James Madison University
Curriculum Overview > Clinical Exercise Physiology

Graduate Program in Clinical Exercise Physiology Curriculum Overview

This 33- to 36-credit hour concentration leads to a Master of Science degree with a major in kinesiology and a concentration in clinical exercise physiology. The program is designed to prepare students to work with clients with a variety of pathological or clinical disorders. Clients may include those with cardiovascular, pulmonary, metabolic, immunological, inflammatory, orthopedic, and neuromuscular disorders. Other clients may include persons from geriatric, pediatric or obstetric populations.

Students may select either the thesis or non-thesis option and will be prepared to pursue a doctoral degree in a related field or to work in hospital-based and community wellness programs, as well as other clinical settings. Program goals were developed in conjunction with the knowledge, skills and abilities identified by the American College of Sports Medicine (ACSM) as essential for preparation as a Registered Clinical Exercise Physiologist.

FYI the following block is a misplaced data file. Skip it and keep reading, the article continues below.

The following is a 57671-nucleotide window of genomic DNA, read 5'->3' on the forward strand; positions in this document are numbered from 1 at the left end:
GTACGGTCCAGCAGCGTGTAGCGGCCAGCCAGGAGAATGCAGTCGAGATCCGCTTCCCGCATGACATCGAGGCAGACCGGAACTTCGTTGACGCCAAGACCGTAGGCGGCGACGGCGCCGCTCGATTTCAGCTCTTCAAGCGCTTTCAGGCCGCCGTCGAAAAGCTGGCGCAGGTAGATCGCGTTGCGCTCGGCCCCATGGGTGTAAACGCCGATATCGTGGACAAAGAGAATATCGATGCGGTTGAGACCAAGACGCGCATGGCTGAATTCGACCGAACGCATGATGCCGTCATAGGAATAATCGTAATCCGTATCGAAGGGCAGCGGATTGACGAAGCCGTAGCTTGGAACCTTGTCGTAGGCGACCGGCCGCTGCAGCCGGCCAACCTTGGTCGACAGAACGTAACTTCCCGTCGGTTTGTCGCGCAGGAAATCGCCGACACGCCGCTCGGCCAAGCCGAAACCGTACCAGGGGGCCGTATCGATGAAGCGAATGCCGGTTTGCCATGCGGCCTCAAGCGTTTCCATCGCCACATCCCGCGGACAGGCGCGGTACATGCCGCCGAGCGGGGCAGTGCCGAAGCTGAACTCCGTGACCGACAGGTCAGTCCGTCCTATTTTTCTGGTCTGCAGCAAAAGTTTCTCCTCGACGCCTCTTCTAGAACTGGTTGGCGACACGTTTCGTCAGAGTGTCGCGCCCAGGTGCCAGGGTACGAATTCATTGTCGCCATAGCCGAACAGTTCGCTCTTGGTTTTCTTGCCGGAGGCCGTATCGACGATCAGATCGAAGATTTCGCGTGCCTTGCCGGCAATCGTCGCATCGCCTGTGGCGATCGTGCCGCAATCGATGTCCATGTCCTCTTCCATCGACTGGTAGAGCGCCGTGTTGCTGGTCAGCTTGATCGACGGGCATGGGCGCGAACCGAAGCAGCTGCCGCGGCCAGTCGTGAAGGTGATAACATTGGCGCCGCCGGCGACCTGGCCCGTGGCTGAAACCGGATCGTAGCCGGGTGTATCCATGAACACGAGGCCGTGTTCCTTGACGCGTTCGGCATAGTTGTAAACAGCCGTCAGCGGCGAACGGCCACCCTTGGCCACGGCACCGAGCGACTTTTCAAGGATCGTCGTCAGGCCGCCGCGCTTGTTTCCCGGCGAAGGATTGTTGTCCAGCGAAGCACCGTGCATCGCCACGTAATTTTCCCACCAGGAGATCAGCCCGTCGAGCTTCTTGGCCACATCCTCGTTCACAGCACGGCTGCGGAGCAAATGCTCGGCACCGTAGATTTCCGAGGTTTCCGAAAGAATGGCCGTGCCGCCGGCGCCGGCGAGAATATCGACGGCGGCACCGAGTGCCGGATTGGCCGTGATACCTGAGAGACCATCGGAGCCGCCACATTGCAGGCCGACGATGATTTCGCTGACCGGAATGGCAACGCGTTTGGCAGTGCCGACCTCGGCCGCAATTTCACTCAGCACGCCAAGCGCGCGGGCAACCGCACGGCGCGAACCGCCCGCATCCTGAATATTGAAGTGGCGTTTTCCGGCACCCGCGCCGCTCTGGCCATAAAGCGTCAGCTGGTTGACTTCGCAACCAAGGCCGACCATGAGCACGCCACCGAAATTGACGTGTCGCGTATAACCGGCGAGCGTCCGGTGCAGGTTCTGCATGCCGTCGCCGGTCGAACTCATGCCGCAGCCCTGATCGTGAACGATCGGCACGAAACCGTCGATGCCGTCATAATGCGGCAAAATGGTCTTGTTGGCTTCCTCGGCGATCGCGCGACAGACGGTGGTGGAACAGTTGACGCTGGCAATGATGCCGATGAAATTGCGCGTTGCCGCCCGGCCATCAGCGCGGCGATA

Clinical Exercise Physiology Concentration Requirements

Courses Credit Hours
Core Classes 18
KIN 540-Clinical Exercise Physiology I 3
KIN 640-Clinical Exercise Physiology II 3
For Thesis Track:
MATH 522- Statistics
KIN 700 – Thesis
33 Total credits
For Non-Thesis Track:
KIN 681-Internship OR KIN 697-Directed Research
36 Total credits

For more information about the exercise physiology program, contact Dr. Nicholas Luden at ludennd@jmu.edu.

Example Electives

  • KIN 547. Principles and Strategies of Athletic Development – 3
  • KIN 643. Environmental Exercise Physiology - 3
  • HTH 552. Strategies for Health Change - 3
  • NUTR 545. Nutrition and Exercise - 3
  • NUTR 582. Nutrition and Metabolism - 3
  • NUTR 655. Integrated Nutrition - 3
  • PYSC 515. Basic Counseling Skills - 3
  • SCOM 680. Special Topics in Health Communication - 3

Welcome from Kinesiology

PHOTO: Chris Womack

Welcome to the Department of Kinesiology! Kinesiology involves the study of human movement and our faculty and students do so from a physiological, biomechanical, and psychosocial perspective. More >

Read E-Newsletter